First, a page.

Syncope is a common complaint that almost every practitioner will encounter (or experience). Data obtained from 26 yr of surveillance by the Framingham Study suggest that 3.0% of all men and 3.5% of all women experience syncope (1). The incidence in the elderly (those older than 65 yr) is as high as 5.6%, but many investigators feel

From: Contemporary Cardiology: Management of Cardiac Arrhythmias Edited by: L. I. Ganz © Humana Press Inc., Totowa, NJ

that these estimates probably fall short of the true prevalence (2). Over one million people each year undergo evaluation and treatment for recurrent syncope, and at the same time many others who have suffered from syncope do not seek out medical attention.

Each year in the United States alone, syncope accounts for 6% of all hospital admissions and 3-5% of all emergency room visits (2,3). Syncope provokes an extreme sense of anxiety among both physicians and patients for, as Hippocrates noted, "those who suffer from recurrent fainting often die suddenly" (4). In a number of cardiovascular conditions syncope may be the only warning that occurs before an episode of sudden death. Even if the case of syncope is benign, sudden unpredictable episodes of loss of consciousness may result in serious injury (2). Syncope is more common in the elderly (especially those over 75 yr of age), and the elderly now constitute an ever-increasing proportion of the world's population (5). Falls are now the fourth leading cause of death in the elderly, and at least half of these are believed to occur because of syncope (6). In addition, recurrent syncope places a tremendous psychological burden on both patients and their families, and often significantly limits their social, educational, and employment opportunities (7). Indeed, recurrent syncope can produce a degree of functional impairment similar to chronic debilitating diseases such as rheumatoid arthritis (8).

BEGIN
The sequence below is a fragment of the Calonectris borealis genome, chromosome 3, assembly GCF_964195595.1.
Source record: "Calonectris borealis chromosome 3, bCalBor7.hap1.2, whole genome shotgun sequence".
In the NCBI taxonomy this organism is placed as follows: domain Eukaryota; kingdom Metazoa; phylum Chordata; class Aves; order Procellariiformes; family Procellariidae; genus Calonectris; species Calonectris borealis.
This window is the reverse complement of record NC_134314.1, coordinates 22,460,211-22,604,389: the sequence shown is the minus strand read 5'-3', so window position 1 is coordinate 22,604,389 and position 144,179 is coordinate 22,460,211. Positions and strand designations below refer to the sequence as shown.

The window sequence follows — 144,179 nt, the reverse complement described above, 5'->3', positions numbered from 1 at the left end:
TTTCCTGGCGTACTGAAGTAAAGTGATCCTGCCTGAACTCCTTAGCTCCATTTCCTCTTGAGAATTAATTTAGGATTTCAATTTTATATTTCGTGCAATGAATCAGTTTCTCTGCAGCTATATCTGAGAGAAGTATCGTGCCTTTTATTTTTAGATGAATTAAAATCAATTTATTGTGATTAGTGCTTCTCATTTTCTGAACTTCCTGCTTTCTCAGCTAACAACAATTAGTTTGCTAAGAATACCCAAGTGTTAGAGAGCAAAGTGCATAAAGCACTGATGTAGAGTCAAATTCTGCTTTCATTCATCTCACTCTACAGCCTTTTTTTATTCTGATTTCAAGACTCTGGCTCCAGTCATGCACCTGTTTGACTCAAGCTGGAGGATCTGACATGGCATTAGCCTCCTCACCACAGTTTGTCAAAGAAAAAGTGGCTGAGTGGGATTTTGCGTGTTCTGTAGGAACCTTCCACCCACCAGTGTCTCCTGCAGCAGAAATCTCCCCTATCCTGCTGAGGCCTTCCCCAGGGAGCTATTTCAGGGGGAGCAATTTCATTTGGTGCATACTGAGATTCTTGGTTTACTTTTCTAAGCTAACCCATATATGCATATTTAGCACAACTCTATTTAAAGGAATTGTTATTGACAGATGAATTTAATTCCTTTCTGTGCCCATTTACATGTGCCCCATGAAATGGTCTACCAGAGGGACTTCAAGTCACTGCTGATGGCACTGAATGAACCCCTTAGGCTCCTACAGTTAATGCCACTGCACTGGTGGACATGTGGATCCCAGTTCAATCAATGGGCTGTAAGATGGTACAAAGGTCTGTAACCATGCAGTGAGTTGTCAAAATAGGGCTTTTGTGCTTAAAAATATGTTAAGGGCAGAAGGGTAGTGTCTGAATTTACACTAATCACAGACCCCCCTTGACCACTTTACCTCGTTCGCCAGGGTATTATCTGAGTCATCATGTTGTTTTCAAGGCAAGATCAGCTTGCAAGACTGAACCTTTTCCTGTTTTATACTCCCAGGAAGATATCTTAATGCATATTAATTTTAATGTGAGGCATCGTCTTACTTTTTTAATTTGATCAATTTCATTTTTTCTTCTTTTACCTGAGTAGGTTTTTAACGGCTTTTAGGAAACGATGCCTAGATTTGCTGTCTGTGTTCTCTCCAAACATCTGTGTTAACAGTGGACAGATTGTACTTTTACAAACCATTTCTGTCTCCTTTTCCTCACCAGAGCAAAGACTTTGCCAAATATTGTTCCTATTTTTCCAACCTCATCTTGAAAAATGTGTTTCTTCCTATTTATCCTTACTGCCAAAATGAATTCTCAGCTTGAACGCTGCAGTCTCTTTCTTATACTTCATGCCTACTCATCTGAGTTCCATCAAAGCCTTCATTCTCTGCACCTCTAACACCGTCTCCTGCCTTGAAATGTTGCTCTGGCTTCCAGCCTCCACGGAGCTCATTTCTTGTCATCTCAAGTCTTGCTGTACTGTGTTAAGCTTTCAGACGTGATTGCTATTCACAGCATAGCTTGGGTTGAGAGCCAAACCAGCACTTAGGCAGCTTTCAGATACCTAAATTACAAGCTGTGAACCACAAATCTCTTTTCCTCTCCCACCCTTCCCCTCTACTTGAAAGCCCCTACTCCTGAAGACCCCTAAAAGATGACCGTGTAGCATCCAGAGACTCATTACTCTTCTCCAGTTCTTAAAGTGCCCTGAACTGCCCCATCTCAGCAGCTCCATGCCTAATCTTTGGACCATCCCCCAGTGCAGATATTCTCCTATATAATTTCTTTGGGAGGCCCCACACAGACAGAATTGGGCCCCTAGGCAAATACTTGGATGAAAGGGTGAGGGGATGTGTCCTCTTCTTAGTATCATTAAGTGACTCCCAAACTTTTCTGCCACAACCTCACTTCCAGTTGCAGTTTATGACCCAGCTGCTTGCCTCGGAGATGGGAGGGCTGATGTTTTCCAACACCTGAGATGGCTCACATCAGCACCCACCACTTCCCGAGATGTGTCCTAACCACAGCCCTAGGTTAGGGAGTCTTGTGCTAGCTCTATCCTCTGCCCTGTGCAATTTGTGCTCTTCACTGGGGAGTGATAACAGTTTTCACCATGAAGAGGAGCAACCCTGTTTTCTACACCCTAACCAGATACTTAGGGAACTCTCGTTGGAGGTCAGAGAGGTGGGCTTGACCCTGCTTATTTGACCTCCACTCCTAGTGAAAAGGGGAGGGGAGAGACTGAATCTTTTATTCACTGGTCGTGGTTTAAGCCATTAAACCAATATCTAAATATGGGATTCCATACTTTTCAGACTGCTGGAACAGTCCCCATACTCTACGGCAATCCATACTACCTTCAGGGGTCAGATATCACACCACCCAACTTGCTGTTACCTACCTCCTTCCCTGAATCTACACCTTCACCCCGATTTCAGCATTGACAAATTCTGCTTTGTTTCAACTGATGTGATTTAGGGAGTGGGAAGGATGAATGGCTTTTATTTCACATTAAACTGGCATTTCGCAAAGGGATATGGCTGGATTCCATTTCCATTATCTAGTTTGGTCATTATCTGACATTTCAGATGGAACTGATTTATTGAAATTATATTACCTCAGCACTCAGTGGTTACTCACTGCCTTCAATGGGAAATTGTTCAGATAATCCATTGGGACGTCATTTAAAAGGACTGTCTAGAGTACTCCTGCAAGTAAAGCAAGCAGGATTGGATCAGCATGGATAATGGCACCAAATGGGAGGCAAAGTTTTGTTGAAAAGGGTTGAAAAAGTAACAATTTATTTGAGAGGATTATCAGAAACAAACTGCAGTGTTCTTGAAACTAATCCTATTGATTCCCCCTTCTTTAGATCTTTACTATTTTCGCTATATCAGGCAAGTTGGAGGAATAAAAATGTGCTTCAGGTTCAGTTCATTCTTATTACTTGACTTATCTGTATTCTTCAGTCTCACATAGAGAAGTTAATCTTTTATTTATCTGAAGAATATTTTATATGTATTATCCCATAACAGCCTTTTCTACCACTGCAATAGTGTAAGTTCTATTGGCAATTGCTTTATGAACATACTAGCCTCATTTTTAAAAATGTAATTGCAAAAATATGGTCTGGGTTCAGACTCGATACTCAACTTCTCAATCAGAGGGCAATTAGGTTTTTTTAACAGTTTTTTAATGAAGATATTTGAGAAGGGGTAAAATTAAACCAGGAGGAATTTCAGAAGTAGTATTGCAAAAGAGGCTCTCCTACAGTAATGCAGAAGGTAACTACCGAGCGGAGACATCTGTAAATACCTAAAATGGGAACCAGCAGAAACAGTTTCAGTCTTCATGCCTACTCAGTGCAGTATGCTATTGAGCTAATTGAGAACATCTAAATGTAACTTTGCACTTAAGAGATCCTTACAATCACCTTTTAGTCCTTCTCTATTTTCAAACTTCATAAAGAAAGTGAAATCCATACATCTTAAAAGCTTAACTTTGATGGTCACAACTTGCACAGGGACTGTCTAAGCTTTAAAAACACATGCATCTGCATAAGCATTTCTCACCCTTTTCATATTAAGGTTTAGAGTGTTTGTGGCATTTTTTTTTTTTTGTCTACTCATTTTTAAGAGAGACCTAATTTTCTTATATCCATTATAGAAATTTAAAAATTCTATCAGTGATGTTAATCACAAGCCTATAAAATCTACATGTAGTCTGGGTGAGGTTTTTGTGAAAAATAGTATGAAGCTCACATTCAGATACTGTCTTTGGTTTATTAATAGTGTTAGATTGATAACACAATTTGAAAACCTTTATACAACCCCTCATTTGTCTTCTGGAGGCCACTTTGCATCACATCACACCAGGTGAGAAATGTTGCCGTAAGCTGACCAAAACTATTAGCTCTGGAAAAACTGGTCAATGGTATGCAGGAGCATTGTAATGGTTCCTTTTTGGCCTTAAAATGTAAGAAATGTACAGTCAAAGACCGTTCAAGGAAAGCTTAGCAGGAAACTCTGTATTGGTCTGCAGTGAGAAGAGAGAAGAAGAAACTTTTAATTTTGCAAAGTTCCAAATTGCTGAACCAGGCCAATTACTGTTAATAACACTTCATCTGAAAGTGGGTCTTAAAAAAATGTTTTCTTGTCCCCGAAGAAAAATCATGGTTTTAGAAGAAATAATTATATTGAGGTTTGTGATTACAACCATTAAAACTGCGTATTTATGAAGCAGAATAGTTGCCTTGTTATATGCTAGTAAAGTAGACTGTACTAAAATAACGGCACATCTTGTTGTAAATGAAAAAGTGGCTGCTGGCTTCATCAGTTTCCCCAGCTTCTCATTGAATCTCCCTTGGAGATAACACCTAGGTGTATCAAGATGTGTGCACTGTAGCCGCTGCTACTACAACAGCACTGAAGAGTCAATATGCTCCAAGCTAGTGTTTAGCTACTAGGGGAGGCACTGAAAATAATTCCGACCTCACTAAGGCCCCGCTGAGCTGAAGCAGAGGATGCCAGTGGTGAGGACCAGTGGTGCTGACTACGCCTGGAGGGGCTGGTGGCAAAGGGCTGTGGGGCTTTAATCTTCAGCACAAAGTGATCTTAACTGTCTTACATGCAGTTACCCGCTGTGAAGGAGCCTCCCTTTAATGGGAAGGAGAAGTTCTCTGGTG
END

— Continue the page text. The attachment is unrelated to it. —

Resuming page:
The cost of evaluating and treating syncope is quite high, especially if done in a haphazard and undirected fashion. A recent study showed that the average undirected syncope evaluation presently used by many physicians costs up to $16,000 per patient (9). This would place the cost of syncope evaluation in the United States alone at over one billion dollars per year (2). However, this figure does not take into account the costs associated with lost time from work by both patients and family members and the resultant loss in productivity to the economy.

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